Sight and Sound - 12/01/1985
"...The film is an artful display of goods....Michael Cimino's proven strength is his ability to orchestrate big scenes, to balance the most intimate of widescreen moments with shots of grandiose and spectacle..."
Variety - 08/14/1985
"...A fair amount of solid action....Cimino's eye for detail and insistence thereon has paid off in his impressive recreation of Chinatown..."
Los Angeles Times - 08/18/1985
"...From the first second of YEAR OF THE DRAGON it is clear that Michael Cimino is one of the great, operatic film makers..."
With YEAR OF THE DRAGON (based on the novel by Robert Daley) Michael Cimino has created a captivating, fast-paced action thriller set in New York's Chinatown. The film stars Mickey Rourke as Polish-American cop Stanley White, who wants to keep Chinatown safe for the local consumers and dismantle its deep-rooted tradition in crime. A Vietnam veteran still haunted by his experiences in the Southeast, he is a relentless police captain who has no patience for the elaborate gang violence and the vicious Chinatown crime czar he has vowed to bring down. Excellent performances from Rourke and supporting actor John Lone keep the action moving through the mean streets and lessons in Chinese history.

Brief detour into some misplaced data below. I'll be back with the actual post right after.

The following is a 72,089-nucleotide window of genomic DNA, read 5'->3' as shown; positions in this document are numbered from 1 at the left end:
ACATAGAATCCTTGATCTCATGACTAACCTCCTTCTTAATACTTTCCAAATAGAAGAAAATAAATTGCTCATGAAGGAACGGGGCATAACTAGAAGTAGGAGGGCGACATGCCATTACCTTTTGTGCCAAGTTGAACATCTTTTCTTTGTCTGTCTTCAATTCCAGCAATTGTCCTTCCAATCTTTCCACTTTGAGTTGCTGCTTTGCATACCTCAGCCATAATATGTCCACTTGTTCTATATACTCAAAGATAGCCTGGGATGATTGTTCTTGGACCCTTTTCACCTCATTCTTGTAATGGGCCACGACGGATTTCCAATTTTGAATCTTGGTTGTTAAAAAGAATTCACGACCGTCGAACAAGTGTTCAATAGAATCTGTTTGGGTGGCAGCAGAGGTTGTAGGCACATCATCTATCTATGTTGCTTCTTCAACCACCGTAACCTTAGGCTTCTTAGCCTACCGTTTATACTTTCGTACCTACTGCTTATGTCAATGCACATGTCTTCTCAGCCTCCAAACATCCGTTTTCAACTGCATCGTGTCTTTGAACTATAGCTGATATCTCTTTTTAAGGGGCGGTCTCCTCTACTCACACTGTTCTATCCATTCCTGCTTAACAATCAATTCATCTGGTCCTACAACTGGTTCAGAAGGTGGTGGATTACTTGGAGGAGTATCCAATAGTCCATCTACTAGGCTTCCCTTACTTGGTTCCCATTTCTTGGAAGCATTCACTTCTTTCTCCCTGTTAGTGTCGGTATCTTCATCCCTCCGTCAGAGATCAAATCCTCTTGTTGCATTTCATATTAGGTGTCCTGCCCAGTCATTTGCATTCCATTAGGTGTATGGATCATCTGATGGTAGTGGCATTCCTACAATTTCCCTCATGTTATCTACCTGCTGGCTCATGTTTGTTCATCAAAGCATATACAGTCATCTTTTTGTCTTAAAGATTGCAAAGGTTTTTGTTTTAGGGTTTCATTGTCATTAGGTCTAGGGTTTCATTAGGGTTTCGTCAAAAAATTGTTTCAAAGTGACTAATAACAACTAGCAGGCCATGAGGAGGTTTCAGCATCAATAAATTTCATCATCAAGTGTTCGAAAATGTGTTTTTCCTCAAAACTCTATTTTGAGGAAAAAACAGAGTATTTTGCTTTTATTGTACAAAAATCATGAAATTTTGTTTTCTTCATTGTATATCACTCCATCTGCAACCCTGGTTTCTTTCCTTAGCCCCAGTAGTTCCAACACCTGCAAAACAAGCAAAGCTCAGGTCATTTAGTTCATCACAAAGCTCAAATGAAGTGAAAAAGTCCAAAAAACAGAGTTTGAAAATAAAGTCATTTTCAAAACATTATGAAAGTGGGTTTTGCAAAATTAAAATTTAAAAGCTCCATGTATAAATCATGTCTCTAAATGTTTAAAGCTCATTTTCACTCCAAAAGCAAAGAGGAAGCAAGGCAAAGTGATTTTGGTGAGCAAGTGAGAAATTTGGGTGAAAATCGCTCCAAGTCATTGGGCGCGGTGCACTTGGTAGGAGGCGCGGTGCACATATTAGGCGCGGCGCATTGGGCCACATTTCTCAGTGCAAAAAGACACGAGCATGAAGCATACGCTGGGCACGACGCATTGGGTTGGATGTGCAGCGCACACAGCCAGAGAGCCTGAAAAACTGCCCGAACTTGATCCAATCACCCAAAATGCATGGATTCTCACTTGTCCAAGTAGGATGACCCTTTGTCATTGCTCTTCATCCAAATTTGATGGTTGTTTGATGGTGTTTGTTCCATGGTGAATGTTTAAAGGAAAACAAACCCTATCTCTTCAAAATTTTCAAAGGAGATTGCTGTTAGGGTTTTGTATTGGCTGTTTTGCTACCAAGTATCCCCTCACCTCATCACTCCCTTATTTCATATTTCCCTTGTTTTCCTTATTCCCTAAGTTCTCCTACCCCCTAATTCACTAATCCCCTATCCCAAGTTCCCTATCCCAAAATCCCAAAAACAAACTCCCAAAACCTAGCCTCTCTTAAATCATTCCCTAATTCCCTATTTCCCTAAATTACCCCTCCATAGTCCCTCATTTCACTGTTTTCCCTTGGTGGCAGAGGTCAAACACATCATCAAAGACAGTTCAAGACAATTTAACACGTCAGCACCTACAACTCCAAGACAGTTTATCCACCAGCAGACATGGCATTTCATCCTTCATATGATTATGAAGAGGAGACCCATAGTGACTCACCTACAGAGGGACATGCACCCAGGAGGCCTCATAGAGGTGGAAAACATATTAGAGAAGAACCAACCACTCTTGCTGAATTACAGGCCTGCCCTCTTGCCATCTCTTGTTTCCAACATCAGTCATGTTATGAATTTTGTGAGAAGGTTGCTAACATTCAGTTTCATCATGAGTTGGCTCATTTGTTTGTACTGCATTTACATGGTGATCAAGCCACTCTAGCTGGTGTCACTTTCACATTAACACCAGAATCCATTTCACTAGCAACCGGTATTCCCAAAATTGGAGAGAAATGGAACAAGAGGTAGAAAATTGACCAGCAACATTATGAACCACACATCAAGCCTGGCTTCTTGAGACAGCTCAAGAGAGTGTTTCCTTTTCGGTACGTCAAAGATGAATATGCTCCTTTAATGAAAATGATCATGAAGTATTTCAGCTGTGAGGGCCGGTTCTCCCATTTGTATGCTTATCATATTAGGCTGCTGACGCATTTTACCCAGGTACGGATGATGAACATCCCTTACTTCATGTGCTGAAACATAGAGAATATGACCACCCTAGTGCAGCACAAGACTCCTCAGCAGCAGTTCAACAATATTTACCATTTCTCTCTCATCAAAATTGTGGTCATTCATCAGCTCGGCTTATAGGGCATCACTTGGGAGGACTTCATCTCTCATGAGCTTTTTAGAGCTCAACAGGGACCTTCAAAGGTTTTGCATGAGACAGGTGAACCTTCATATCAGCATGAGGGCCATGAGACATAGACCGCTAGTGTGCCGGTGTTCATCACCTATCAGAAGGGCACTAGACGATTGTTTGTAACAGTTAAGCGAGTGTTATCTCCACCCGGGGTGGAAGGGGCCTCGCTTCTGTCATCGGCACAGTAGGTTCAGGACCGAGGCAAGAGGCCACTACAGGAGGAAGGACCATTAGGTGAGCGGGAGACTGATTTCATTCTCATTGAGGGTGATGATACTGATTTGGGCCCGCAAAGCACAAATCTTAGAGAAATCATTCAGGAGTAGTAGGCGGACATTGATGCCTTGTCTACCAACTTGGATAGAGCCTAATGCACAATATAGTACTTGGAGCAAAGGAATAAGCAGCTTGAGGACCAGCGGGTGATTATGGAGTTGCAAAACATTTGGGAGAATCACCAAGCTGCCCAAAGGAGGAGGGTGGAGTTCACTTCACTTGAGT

Description by Warner Home Video:
A Vietnam vet turned New York City cop vows to bring down a Chinatown crime lord.
A crime epic set in New York's Chinatown, YEAR OF THE DRAGON is full of mayhem, murder, and camouflaged vengeance. Explosive and confrontational, the film is based on the novel by Robert Daley and follows a script written by Oliver Stone and Michael Cimino. When a prominent businessman-mob leader in Chinatown is assassinated by a member of a Chinese youth gang, Vietnam vet and highly decorated cop Stanley White (Mickey Rourke) is assigned to Chinatown and ordered to clean up the gang problem. White soon realizes that the teenage hoodlums are under the control of an ambitious young crime boss, Joey Tai (John Lone). Enlisting the help of pretty young Chinese-American television reporter Tracy Tzu (Ariane), White becomes obsessed with destroying Tai. Prone to breaking rules and unlikely to make compromises, White goes after his target, vowing to spare nothing and nobody, including himself. The film is graphic in its depiction of gang violence and received a lot of criticism for it upon its release.